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Imagine having to spend your life always making sure there’s a restroom nearby. For some, irritable bowel syndrome (IBS) is a mild annoyance, while for others, it is a disabling condition, inciting an astonishing amount of discomfort and distress. Symptoms can vary and include constipation, diarrhea, mucus with bowel movements, abdominal pain and cramping, and/or fruitless urges to move the bowels. Certain dietary culprits, including chocolate, dairy products, fatty foods, alcohol, and caffeine, can worsen symptoms.
Bring in the Bugs
Acidophilus and several related microbes, known collectively as probiotics, not only aid digestion, but also reduce the presence of negative organisms by competing with them for space within the gastrointestinal tract. Studies have shown that probiotic treatment can improve symptoms of IBS. Other research has focused on specific strains, with one review noting that “there is growing evidence that B. infantis is becoming the frontrunner for treatment of IBS.”
Dosages of probiotics are expressed in billions of organisms, with a typical daily dose supplying about 3 billion to 5 billion of the various live organisms. Good probiotic formulas should be refrigerated and have a strain designation (e.g., L. acidophilus DDS-1 ). Look for a refrigerated, powdered formula, and try taking 2 Tbs. per day mixed with water or juice for 10 days.
Do the Bulk of the Work
The common bulk fiber laxative psyllium seed relieves IBS-related diarrhea and pain. Psyllium’s absorption capabilities make it useful for treating diarrhea, a common IBS symptom. As it travels through the gut, the mucilage in psyllium absorbs excess fluids and soothes cramping. One research review noted that, “Long-chain, intermediate viscous, soluble, and moderately fermentable dietary fiber (e.g., psyllium) has documented affects in the management of IBS, and can improve the overall symptoms of patients with IBS.” Another study showed that supplementing with psyllium could reduce gas and bloating in patients with IBS.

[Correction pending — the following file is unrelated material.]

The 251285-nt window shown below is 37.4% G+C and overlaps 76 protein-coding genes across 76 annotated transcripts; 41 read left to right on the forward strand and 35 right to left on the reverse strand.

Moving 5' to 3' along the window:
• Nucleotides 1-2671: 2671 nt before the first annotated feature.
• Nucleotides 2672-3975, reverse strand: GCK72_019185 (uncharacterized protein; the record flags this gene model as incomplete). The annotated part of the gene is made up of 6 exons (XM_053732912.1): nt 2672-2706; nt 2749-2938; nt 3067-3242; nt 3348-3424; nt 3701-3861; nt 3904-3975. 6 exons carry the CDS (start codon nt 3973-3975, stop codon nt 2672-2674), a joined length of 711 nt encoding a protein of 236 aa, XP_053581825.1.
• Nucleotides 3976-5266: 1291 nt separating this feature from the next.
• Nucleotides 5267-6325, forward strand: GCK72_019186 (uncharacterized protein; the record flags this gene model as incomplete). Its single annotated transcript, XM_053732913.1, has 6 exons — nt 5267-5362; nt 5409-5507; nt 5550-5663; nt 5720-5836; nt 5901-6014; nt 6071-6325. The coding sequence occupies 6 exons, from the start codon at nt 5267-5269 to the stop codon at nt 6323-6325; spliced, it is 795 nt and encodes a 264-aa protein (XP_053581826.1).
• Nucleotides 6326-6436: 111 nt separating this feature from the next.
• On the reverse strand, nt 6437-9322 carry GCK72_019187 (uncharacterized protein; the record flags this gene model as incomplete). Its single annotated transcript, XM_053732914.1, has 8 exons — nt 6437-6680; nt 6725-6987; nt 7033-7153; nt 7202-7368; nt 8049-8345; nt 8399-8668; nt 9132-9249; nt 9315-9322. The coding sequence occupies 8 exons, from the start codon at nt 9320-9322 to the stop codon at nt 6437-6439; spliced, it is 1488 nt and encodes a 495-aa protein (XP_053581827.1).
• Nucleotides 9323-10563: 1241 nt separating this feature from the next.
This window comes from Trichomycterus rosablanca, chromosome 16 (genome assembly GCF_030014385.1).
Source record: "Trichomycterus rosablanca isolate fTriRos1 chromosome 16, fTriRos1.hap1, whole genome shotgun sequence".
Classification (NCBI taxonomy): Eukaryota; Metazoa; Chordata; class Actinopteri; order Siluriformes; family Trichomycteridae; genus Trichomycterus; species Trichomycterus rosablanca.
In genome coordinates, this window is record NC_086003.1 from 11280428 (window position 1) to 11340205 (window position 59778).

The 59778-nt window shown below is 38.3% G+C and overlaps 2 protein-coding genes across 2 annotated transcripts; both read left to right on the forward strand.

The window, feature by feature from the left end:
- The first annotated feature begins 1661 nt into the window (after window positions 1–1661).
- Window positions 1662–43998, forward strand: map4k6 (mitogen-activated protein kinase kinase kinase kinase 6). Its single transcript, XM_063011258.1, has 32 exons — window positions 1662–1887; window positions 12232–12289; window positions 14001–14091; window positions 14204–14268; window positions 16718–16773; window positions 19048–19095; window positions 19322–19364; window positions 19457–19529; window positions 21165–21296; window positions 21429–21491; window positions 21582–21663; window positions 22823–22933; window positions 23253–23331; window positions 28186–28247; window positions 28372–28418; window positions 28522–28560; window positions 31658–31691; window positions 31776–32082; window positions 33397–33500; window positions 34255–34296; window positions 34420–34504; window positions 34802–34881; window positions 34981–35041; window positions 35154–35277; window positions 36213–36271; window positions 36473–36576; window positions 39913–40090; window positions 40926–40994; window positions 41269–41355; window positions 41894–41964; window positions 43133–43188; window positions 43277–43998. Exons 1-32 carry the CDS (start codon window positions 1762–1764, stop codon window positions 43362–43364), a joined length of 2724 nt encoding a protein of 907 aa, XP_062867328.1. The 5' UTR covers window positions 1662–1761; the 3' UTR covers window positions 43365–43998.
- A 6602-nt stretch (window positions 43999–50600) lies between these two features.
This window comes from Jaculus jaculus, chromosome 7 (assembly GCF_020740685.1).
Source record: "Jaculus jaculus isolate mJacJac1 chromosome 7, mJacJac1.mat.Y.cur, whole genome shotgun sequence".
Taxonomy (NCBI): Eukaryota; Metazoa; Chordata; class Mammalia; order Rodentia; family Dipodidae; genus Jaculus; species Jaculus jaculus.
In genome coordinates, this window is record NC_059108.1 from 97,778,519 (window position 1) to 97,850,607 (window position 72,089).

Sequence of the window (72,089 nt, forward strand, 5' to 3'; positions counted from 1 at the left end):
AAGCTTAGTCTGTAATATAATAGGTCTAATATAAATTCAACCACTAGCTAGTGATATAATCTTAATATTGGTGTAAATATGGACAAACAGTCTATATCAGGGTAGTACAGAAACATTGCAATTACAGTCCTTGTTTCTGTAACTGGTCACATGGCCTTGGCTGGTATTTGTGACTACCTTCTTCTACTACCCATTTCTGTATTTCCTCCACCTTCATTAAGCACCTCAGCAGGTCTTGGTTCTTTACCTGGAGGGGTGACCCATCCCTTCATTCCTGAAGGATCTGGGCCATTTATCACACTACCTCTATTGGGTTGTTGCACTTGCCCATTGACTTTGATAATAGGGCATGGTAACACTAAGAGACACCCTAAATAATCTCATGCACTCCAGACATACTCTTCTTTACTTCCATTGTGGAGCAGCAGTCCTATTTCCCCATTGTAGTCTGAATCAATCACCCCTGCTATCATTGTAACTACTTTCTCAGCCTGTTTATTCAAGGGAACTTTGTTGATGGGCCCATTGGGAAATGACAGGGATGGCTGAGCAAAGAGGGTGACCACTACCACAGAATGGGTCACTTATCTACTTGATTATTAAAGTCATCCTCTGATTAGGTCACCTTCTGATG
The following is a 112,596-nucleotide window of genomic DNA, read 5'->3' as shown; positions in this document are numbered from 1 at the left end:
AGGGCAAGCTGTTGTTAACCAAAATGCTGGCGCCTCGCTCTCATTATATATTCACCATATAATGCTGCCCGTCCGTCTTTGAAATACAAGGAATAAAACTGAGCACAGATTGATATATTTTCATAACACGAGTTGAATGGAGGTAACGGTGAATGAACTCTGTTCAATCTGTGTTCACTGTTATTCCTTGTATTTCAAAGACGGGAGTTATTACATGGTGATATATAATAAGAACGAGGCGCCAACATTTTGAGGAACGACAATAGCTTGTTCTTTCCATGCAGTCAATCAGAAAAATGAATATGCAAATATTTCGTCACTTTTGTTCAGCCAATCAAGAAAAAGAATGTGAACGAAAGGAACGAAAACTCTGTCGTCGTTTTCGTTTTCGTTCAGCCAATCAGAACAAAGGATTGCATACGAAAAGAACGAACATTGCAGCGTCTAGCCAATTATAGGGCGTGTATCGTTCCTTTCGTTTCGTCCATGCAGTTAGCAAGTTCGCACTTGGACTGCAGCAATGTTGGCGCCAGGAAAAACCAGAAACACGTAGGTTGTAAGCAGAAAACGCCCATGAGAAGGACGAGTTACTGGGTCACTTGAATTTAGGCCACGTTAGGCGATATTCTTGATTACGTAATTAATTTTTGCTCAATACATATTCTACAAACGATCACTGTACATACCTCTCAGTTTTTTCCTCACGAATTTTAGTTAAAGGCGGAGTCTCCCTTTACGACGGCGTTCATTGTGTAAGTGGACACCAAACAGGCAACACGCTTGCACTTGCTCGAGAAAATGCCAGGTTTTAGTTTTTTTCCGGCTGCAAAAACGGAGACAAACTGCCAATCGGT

Look for a powdered psyllium-seed supplement, and try 15–20 grams per day (about 1 Tbs.). You may want to start with a small amount, such as 5 g once daily, and gradually increase the dose. People often experience changes in bowel function or gas for the first two or three weeks of using fiber. Also, do not take fiber products at the same time as other supplements or medications—fiber keeps them from being properly absorbed.
Think Minty Fresh
Peppermint oil relaxes the muscles of the intestinal wall, calming cramps. The enteric coating of peppermint oil capsules postpones the effect until the remedy is further along the digestive tract, as well as lessening peppermint-tasting burps. Studies have shown that peppermint oil in enteric-coated capsules can symptoms in four out of five IBS patients. Try taking 1–2 capsules three times daily.